Remembering it over and over, my soul is downcast. – Lamentations 3:20
My son’s name is Ian Brandon. He was born on February 5, 2013, weighed eight pounds even, and was 19 inches long. He was delivered by C-section four weeks early because the true size of his abdomen was difficult for our caregivers to judge. Canal delivery would have been dangerous for us both. I carried him for 36 weeks. The day his father, my husband, met him and held him for the first time, Ian stayed with us for one bewildering hour.
He had a head full of dark hair, lips and nose like his father, and eyes tightly closed. I unwrapped him twice while I held him, gently, curious about the size and color of his round belly. In his father’s arms, he looked so perfect; the look on David’s face when he brought him out to me was the brightest thing I’d seen in months.
We learned the hard way how joy and sorrow dance together. We first dove into parenthood with a boundless and naive form of joy, then sorrow threatened to crush us. In time, we found we could create joy again, but I will never forget the day and the news that our baby would not survive.
October 24, 2012.
Nearly five months on and today we bury our baby.
I still carry him, from the music of his heartbeat to echoes of his head, hands and feet inside me. My breasts still occasionally release a drop of milk or two. My husband carries his own memories and we walk through this side by side, watching one another carefully and trying to understand each new type of grief we encounter. I cannot find an order or pattern in it, so I breathe and lean in, hoping the next wave will be more familiar.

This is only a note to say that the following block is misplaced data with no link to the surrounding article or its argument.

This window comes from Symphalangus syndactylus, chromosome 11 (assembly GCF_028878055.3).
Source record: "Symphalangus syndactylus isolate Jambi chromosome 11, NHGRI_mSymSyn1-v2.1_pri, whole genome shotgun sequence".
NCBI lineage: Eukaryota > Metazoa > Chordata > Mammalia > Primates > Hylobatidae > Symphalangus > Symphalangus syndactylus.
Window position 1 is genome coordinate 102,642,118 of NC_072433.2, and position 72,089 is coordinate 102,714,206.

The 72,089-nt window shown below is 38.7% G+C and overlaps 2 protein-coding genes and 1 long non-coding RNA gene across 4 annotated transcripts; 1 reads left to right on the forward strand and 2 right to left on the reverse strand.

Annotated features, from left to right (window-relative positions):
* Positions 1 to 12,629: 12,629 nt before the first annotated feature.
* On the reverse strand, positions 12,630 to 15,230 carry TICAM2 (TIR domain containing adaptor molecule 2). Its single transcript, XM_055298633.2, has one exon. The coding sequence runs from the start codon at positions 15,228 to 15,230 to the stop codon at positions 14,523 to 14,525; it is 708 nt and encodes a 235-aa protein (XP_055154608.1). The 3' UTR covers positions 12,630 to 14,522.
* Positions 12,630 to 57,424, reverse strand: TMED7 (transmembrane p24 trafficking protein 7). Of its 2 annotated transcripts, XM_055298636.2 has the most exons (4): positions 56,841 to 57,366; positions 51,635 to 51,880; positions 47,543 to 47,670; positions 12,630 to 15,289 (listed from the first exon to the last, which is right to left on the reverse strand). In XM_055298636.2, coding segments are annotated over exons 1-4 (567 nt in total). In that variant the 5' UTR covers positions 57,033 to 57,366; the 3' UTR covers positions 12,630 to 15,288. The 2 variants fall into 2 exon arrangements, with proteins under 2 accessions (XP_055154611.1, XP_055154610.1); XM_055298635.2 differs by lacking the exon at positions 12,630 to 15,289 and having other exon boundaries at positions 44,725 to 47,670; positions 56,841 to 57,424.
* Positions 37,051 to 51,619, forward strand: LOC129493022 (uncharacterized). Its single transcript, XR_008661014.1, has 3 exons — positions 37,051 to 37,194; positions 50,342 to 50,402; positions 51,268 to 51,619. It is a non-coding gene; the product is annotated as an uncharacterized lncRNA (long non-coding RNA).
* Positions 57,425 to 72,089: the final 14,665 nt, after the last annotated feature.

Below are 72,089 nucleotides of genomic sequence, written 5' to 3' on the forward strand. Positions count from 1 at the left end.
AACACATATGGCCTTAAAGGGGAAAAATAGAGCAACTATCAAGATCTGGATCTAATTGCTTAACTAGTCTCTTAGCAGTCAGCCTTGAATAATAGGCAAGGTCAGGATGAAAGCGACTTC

In two hours I will be in a car headed for the church. Yesterday my family picked wildflowers. We hiked Cathedral Hill and I realized that I would never protect this child from bees or poison oak, or witness him look up into the trees in wonder, or spot a deer and scare it away with gleeful noises.
My son is already gone to sleep. We part with his remains today and it is no light thing. I felt that little body’s weight on my chest the day it was pulled into the world. For 36 weeks and an hour, that tiny body breathed, grew, and moved gently with life. But, after today, he will rest deep in the earth.